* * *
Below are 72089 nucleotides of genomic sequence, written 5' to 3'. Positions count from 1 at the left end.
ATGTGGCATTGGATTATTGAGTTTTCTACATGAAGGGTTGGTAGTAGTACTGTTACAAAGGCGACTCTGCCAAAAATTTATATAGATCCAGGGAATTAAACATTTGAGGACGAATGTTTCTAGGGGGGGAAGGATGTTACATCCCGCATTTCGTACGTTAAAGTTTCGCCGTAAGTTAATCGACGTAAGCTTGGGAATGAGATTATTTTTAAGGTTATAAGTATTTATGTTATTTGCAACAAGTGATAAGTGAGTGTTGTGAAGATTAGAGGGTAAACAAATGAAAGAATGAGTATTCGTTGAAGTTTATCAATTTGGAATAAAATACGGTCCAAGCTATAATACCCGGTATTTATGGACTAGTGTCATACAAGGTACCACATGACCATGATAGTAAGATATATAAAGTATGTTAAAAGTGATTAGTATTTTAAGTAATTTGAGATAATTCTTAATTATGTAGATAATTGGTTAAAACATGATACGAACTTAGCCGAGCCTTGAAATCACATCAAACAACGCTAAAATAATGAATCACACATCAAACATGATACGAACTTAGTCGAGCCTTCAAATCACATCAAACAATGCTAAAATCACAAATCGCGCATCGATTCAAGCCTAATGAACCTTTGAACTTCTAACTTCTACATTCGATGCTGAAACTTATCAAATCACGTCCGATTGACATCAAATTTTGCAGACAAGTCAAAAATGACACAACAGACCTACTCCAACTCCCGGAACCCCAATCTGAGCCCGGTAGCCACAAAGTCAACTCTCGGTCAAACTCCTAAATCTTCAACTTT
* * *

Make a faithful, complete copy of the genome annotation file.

Below are 72089 nucleotides of genomic sequence, written 5' to 3'. Positions count from 1 at the left end.
ATGTGGCATTGGATTATTGAGTTTTCTACATGAAGGGTTGGTAGTAGTACTGTTACAAAGGCGACTCTGCCAAAAATTTATATAGATCCAGGGAATTAAACATTTGAGGACGAATGTTTCTAGGGGGGGAAGGATGTTACATCCCGCATTTCGTACGTTAAAGTTTCGCCGTAAGTTAATCGACGTAAGCTTGGGAATGAGATTATTTTTAAGGTTATAAGTATTTATGTTATTTGCAACAAGTGATAAGTGAGTGTTGTGAAGATTAGAGGGTAAACAAATGAAAGAATGAGTATTCGTTGAAGTTTATCAATTTGGAATAAAATACGGTCCAAGCTATAATACCCGGTATTTATGGACTAGTGTCATACAAGGTACCACATGACCATGATAGTAAGATATATAAAGTATGTTAAAAGTGATTAGTATTTTAAGTAATTTGAGATAATTCTTAATTATGTAGATAATTGGTTAAAACATGATACGAACTTAGCCGAGCCTTGAAATCACATCAAACAACGCTAAAATAATGAATCACACATCAAACATGATACGAACTTAGTCGAGCCTTCAAATCACATCAAACAATGCTAAAATCACAAATCGCGCATCGATTCAAGCCTAATGAACCTTTGAACTTCTAACTTCTACATTCGATGCTGAAACTTATCAAATCACGTCCGATTGACATCAAATTTTGCAGACAAGTCAAAAATGACACAACAGACCTACTCCAACTCCCGGAACCCCAATCTGAGCCCGGTAGCCACAAAGTCAACTCTCGGTCAAACTCCTAAATCTTCAACTTT